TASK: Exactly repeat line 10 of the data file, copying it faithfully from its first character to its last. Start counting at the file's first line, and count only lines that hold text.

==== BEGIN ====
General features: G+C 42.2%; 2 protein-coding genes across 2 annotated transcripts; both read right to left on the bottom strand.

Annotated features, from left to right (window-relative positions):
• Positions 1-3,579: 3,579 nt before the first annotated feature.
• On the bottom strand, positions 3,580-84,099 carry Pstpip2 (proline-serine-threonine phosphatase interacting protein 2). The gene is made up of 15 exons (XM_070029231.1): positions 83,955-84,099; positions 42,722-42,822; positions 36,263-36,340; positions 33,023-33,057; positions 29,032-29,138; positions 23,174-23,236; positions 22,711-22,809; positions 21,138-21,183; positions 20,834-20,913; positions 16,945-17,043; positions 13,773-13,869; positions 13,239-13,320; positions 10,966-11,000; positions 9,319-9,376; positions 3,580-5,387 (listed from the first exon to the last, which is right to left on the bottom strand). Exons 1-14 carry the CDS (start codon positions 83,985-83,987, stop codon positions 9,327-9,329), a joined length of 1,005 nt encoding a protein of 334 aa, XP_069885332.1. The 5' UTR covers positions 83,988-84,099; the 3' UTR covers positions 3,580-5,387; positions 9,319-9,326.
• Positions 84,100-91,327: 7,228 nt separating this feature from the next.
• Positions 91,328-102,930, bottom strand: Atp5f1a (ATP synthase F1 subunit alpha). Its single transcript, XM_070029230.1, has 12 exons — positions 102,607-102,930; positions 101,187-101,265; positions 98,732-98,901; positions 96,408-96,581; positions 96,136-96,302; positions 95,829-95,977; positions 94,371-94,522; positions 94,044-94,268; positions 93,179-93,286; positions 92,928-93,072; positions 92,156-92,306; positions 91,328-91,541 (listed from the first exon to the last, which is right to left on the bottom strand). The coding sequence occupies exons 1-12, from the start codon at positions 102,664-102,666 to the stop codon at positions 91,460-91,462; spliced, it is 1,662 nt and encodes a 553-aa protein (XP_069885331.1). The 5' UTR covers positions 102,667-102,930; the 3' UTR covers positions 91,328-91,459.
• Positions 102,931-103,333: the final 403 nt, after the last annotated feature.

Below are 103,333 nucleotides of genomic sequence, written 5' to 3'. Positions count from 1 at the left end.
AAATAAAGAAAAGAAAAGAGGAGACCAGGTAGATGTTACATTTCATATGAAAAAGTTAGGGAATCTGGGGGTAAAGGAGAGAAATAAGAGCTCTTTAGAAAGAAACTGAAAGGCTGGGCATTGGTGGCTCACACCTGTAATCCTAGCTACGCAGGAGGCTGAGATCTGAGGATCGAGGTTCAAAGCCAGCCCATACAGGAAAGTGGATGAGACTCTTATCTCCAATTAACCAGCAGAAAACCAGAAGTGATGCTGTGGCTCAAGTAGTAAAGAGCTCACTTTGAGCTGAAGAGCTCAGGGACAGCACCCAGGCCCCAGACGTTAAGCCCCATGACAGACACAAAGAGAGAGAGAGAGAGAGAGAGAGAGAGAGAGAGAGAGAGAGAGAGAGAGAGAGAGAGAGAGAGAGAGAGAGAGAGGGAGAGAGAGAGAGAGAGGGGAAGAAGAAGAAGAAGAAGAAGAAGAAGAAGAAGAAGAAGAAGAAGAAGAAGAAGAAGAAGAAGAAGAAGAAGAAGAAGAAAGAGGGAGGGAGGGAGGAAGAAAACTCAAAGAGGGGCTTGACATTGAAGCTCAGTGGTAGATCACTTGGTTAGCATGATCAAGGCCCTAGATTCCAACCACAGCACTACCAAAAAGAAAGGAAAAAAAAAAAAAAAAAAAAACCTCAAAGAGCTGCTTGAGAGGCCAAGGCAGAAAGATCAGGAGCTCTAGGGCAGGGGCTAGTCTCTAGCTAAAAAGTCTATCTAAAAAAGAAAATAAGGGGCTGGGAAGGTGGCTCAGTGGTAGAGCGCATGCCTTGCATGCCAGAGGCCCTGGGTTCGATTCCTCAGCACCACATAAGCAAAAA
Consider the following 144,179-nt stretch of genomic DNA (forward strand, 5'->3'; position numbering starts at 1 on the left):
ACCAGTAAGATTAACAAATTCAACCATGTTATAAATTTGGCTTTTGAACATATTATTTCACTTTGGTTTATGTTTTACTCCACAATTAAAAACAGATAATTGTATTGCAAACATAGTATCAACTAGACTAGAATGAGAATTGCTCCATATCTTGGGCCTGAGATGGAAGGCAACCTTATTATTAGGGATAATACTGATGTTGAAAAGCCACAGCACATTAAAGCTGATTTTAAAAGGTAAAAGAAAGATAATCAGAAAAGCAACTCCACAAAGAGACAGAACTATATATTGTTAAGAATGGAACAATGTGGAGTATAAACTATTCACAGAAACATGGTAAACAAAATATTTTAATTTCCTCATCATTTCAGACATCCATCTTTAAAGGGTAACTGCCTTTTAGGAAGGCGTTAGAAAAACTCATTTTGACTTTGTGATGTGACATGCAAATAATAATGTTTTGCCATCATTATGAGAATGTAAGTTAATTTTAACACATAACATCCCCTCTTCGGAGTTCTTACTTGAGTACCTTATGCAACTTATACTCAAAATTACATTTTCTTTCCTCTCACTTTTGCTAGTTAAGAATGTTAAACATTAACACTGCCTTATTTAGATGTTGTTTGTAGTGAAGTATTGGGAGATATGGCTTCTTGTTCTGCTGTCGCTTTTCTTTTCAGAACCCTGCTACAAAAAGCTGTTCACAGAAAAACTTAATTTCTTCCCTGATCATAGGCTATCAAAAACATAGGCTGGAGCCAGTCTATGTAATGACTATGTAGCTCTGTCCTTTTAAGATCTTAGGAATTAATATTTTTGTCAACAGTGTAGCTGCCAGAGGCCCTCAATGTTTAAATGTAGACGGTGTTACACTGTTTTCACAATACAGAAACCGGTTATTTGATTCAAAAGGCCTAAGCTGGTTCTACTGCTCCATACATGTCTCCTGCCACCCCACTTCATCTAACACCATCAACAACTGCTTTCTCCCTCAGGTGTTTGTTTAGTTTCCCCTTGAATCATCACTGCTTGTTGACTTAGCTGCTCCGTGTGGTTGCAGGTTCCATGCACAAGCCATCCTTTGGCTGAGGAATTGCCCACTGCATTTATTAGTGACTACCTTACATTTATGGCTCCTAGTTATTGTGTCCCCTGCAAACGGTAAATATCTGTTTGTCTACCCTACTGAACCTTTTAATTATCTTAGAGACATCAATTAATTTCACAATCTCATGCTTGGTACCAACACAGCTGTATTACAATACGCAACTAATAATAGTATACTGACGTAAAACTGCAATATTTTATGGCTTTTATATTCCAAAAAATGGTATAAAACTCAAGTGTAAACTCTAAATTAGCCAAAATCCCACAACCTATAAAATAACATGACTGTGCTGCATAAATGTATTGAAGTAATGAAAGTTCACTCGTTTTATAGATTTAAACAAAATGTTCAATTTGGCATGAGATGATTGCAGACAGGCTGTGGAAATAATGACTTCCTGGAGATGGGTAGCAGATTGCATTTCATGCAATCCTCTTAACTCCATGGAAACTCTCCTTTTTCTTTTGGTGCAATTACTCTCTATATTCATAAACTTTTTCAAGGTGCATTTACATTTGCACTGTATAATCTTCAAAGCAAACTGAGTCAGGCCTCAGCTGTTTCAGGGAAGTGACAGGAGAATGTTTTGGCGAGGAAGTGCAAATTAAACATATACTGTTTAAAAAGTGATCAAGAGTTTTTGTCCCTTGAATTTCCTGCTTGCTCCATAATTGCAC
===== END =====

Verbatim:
Consider the following 144,179-nt stretch of genomic DNA (forward strand, 5'->3'; position numbering starts at 1 on the left):